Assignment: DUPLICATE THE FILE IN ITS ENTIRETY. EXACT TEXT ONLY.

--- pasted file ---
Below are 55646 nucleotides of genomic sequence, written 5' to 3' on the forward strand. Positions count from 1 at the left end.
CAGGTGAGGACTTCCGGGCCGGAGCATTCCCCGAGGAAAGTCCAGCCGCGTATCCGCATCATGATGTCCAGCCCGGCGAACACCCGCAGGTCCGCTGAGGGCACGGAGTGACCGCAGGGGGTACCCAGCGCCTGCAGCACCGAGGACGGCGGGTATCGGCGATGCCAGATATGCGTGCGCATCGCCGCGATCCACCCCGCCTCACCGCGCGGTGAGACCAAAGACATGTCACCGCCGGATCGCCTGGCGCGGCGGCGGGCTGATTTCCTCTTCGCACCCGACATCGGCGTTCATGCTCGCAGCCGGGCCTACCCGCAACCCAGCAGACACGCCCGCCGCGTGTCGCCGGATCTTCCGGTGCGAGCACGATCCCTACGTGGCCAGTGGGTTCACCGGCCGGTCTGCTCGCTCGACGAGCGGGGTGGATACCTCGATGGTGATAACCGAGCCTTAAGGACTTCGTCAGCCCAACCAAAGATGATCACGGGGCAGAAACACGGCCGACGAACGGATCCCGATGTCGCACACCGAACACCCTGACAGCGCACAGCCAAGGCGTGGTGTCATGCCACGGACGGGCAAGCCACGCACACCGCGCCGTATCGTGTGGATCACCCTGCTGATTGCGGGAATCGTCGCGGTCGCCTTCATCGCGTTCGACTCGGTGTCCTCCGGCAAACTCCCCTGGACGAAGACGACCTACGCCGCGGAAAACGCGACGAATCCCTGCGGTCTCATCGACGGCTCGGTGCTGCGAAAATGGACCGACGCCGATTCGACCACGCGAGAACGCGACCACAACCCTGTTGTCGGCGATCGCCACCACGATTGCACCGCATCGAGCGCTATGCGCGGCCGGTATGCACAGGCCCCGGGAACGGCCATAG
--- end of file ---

Below are 55646 nucleotides of genomic sequence, written 5' to 3' on the forward strand. Positions count from 1 at the left end.
CAGGTGAGGACTTCCGGGCCGGAGCATTCCCCGAGGAAAGTCCAGCCGCGTATCCGCATCATGATGTCCAGCCCGGCGAACACCCGCAGGTCCGCTGAGGGCACGGAGTGACCGCAGGGGGTACCCAGCGCCTGCAGCACCGAGGACGGCGGGTATCGGCGATGCCAGATATGCGTGCGCATCGCCGCGATCCACCCCGCCTCACCGCGCGGTGAGACCAAAGACATGTCACCGCCGGATCGCCTGGCGCGGCGGCGGGCTGATTTCCTCTTCGCACCCGACATCGGCGTTCATGCTCGCAGCCGGGCCTACCCGCAACCCAGCAGACACGCCCGCCGCGTGTCGCCGGATCTTCCGGTGCGAGCACGATCCCTACGTGGCCAGTGGGTTCACCGGCCGGTCTGCTCGCTCGACGAGCGGGGTGGATACCTCGATGGTGATAACCGAGCCTTAAGGACTTCGTCAGCCCAACCAAAGATGATCACGGGGCAGAAACACGGCCGACGAACGGATCCCGATGTCGCACACCGAACACCCTGACAGCGCACAGCCAAGGCGTGGTGTCATGCCACGGACGGGCAAGCCACGCACACCGCGCCGTATCGTGTGGATCACCCTGCTGATTGCGGGAATCGTCGCGGTCGCCTTCATCGCGTTCGACTCGGTGTCCTCCGGCAAACTCCCCTGGACGAAGACGACCTACGCCGCGGAAAACGCGACGAATCCCTGCGGTCTCATCGACGGCTCGGTGCTGCGAAAATGGACCGACGCCGATTCGACCACGCGAGAACGCGACCACAACCCTGTTGTCGGCGATCGCCACCACGATTGCACCGCATCGAGCGCTATGCGCGGCCGGTATGCACAGGCCCCGGGAACGGCCATAG